They raided Guzman's remote hideout a few days after the interview and narrowly missed capturing Guzman, whose July escape from Mexico's top security prison - though a 1.5-kilometre-long tunnel - had embarrassed President Enrique Pena Nieto and made his capture a national priority.

Describing the capture, Attorney General Arely Gomez said that investigators had been aided in locating Guzman by documented contacts between his attorneys and "actors and producers" she said were interested in making a film about him, though she did not name them.

Two months after that close call, marines finally caught him in a residential neighborhood of Los Mochis, where they'd been monitoring a suspected safe house. Five people died in a gun battle as troops moved in.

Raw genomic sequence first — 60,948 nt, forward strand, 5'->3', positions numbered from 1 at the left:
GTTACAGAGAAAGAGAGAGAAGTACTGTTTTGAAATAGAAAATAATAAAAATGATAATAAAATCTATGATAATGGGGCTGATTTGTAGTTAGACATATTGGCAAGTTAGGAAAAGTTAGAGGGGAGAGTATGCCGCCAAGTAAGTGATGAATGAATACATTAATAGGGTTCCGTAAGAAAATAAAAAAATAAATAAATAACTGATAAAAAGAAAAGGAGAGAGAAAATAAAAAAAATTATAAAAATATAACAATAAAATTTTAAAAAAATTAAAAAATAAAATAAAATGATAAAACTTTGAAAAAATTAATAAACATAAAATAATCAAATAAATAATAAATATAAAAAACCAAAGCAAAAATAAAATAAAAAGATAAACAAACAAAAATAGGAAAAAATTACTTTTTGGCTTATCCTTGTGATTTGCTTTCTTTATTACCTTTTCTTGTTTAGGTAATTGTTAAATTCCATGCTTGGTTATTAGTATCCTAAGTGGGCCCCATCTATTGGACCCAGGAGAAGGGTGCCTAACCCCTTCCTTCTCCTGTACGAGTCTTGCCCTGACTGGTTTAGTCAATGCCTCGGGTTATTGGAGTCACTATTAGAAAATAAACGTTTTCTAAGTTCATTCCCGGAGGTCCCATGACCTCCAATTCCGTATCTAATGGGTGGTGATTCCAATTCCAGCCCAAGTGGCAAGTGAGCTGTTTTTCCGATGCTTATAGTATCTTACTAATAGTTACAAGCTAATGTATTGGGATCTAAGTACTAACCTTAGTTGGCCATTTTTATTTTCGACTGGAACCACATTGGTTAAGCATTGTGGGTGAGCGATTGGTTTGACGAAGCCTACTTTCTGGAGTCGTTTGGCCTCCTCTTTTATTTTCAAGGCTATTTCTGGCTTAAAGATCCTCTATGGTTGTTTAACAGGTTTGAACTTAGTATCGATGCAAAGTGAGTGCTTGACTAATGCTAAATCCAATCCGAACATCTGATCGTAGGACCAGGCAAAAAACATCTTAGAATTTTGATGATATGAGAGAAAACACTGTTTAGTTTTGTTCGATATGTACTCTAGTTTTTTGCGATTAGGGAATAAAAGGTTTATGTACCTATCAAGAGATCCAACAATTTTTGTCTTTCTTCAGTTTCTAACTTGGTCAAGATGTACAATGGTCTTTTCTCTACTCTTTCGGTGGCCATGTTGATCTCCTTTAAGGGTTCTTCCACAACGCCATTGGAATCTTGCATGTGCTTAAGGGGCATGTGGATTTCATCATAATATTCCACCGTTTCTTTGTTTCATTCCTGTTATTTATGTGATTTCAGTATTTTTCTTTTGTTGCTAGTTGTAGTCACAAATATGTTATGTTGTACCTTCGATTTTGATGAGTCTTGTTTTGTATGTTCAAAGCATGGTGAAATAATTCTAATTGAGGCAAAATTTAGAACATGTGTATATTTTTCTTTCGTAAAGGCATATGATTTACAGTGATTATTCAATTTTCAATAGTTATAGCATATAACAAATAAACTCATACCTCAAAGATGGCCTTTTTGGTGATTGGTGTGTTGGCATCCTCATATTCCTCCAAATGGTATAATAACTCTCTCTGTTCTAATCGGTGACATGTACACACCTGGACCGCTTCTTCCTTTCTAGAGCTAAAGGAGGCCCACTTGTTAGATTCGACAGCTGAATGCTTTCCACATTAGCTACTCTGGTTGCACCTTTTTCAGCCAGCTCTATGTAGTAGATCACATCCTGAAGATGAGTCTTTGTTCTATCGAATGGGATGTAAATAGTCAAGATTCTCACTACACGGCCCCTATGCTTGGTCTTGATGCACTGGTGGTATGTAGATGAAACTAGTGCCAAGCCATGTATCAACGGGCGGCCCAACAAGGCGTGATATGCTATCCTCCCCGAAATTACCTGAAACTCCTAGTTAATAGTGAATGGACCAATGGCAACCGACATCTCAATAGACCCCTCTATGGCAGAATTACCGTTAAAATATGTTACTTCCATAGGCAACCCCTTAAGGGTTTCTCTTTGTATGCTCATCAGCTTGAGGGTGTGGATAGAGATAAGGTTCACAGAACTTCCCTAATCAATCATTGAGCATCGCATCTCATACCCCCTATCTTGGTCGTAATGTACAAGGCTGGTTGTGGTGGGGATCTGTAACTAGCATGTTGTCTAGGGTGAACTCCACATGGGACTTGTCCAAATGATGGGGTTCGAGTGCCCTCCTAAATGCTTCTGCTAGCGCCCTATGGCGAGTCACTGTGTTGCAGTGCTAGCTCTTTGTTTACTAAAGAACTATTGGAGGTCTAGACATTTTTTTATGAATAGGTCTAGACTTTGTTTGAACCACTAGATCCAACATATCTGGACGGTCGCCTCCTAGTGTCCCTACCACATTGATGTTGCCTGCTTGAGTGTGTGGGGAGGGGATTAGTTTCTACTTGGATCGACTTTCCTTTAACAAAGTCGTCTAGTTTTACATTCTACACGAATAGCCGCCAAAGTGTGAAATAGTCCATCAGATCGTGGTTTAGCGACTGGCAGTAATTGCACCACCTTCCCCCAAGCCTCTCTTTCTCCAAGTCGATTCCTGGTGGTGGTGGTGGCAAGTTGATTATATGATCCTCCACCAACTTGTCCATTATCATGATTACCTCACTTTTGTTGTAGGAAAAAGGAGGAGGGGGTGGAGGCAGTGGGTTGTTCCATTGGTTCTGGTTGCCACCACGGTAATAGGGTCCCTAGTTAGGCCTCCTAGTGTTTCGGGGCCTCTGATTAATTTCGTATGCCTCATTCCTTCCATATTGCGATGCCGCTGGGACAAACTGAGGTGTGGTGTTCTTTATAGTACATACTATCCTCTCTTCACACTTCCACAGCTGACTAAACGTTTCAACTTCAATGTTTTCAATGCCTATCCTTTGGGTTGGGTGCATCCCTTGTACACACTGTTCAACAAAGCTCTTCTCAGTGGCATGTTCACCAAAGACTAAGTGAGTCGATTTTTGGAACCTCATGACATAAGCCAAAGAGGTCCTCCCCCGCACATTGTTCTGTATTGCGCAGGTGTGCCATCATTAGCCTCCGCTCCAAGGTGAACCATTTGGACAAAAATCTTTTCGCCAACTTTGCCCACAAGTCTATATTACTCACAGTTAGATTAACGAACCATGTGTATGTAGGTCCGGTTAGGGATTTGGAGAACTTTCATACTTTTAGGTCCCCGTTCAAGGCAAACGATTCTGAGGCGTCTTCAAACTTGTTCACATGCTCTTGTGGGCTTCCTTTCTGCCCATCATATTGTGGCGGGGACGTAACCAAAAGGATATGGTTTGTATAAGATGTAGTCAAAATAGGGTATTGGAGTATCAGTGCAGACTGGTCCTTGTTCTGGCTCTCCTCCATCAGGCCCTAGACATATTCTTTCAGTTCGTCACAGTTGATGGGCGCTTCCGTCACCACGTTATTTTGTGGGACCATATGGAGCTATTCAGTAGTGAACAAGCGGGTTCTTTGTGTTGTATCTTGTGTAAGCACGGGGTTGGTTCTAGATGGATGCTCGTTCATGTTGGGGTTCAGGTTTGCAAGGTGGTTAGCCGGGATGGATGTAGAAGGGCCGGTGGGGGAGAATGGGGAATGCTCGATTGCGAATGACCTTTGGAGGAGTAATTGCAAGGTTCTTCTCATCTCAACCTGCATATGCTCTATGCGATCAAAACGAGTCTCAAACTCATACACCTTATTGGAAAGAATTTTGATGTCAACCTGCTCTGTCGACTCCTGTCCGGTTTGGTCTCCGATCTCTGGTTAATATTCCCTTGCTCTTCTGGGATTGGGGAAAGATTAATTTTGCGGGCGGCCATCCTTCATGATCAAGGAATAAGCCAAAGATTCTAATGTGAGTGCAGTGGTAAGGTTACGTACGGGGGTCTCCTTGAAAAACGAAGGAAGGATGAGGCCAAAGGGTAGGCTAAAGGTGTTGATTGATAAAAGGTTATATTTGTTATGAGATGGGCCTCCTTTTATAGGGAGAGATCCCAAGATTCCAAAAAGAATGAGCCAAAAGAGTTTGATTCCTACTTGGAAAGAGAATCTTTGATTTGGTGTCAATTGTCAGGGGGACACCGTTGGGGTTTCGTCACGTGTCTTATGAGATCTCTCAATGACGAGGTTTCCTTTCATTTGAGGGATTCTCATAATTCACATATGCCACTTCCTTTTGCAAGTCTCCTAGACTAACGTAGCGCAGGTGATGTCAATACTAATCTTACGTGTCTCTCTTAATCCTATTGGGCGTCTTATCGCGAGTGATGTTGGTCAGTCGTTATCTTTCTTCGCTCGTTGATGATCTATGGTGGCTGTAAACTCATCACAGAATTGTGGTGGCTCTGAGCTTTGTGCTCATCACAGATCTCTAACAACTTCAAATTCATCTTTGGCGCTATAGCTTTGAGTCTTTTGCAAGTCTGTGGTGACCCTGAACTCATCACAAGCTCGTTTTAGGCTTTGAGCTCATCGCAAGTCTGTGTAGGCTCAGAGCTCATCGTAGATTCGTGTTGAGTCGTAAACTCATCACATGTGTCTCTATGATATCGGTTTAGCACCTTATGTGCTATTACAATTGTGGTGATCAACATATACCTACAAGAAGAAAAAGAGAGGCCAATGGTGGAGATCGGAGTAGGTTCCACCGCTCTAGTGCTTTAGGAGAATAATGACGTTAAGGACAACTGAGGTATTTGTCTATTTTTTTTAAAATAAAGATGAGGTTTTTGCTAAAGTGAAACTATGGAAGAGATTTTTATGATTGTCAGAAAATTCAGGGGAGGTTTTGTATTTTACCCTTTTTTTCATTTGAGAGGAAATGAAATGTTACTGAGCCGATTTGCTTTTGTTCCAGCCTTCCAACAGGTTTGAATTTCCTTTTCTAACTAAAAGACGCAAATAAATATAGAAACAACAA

In the interview, Guzman defends his work at the head of the world's biggest drug trafficking organization, one blamed for thousands of killings. When asked if he is to blame for high addiction rates, he responds: "No, that is false, because the day I don't exist, it's not going to decrease in any way at all. Drug trafficking? That's false."

Penn wrote that Guzman was interested in having a movie filmed on his life and wanted Mexican actress Kate del Castillo, who had portrayed a drug trafficker in a television series, involved in the project.

"He was interested in seeing the story of his life told on film, but would entrust its telling only to Kate," wrote Penn, who appears in a photo posted with the interview shaking hands with Guzman.

-----

Associated Press writer Christopher Sherman in Los Mochis, Mark Stevenson in Mexico City and Eric Tucker in Washington contributed to this report.



Advertisements

Latest Canada & World News

  • Decades-long mystery of Second World War helmet finally solved

    Canada News CTV News